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This Week's New DVDs: A "Conversation" About "Vengeance" for "The Last Song"

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From the Nicholas Sparks library comes a six adaptation, this starring Miley Cyrus and Greg Kinnear as father and daughter spending the summer together on the beach. Here's guessing she'll meet a boy, someone's heart will get broken and a song will be written, but the person for whom it was written won't read/hear it before it's too late.

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The two biggest DVD releases this week are a pair of the most widely panned movies of 2010, one starring Miley Cyrus, the other starring Brendan Fraser. Fortunately, one of the greatest films from the greatest era of American cinema is coming out on home video. But enough jibber-jabber, let's break down the 10 most interesting/intriguing/biggest films out this week:

"The Last Song" (2010)
Miley Cyrus and Liam Hemsworth star in the Nicholas Sparks adaptation which a PB contributor called "Manipulative, cheesy, and reeking of a too expensive Hallmark Movie of the Week, you hate yourself for the moments the film batters you into emotional submission, ripping tears from your eye ducts with the dirtiest of tactics. If Cyrus thinks this is the film that will win her a new adult following, she's got that Hannah Montana wig on too tight." (On Blu-ray and DVD)

"Furry Vengeance" (2010)
Brendan Fraser stars as a real estate developer whose latest project comes under siege from a relentless battalion of four-legged protesters. It just looks awful and earned  a combined score of 10.2 from Rotten Tomatoes and IMDB. Think about that for a moment if your kid asks you to get it. (On Blu-ray and DVD)

"The Conversation" (1974)
Gene Hackman stars in this paranoia classic about as a surveillance expert racked with (Catholic) guilt over the death of three people because of his work. Perhaps no filmmaker has had a better year than Francis Ford Coppola in 1974. He would release both "The Godfather: Part II" and "The Conversation," both of which were nominated for Best Picture and Best Screenplay. (On DVD, watch the trailer)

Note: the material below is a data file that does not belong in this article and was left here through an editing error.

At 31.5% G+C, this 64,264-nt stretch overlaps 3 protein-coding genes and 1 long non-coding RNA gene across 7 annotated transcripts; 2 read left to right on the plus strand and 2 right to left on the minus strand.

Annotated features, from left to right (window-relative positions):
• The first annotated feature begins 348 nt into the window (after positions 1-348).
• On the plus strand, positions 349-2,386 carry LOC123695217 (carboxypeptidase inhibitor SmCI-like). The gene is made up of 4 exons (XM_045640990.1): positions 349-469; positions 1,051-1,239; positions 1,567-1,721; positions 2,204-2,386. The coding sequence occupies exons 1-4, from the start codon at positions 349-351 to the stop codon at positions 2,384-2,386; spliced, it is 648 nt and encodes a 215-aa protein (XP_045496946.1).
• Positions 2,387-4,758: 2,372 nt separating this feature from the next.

"Black Orpheus" (1959)
In addition to winning the Oscar and Golden Globe for Best Foreign Film, as well as thr Pal d'Or at Cannes, this classic retelling of the Greek myths of Orhpeus and Euripides also helped take to bossa nova craze global. (On Blu-ray and DVD, watch the trailer)

"Cemetary Junction" (2010)
There was a time not long ago when we were on pins and needles in anticipation of this coming-of-age film from Ricky Gervais and Stephen Merchant. But our enthusiasm has been tempered by an underwhelming trailer and the film's inability to find U.S. distribution. Nonetheless, Gervais is a genius and anything he does is worth at least 90 minutes of our time. (On Blu-ray and DVD)

"Orlando" (1993)
The film that introduced Tilda Swinton to American audiences brings to life Virginia Woolf's novel, the story of a journey through time, of someone who lives for four hundred years, first as a man, then as a woman. (On DVD, watch the trailer)

"Hamlet" (1996)
Kenneth Branagh's adaptation of one of William Shakespeare's most beloved works finally comes out in a fancy new "Blu-ray book" edition. (On Blu-ray, Watch the trailer)

"The Good, the Bad & the Weird" (2010)
A hyper-stylized South Korean Western set in 1930s Manchuria about a bounty hunter chasing a hitman whose chasing a thief whose made off with a treasure map. Looks like it could be fun, if you're into that kind of thing. (On Blu-ray and DVD)

"Ca$h" (2010)
Sean Bean and Chris "Thor" Hemsworth star in this Australian crime thriller about a couple in Chicago who happen upon a suitcase full of money. But their luck flips from good to bad when a very bad man comes looking for it. (On DVD, watch the trailer)
 

Related Topics New Releases, DVD, Blu-ray
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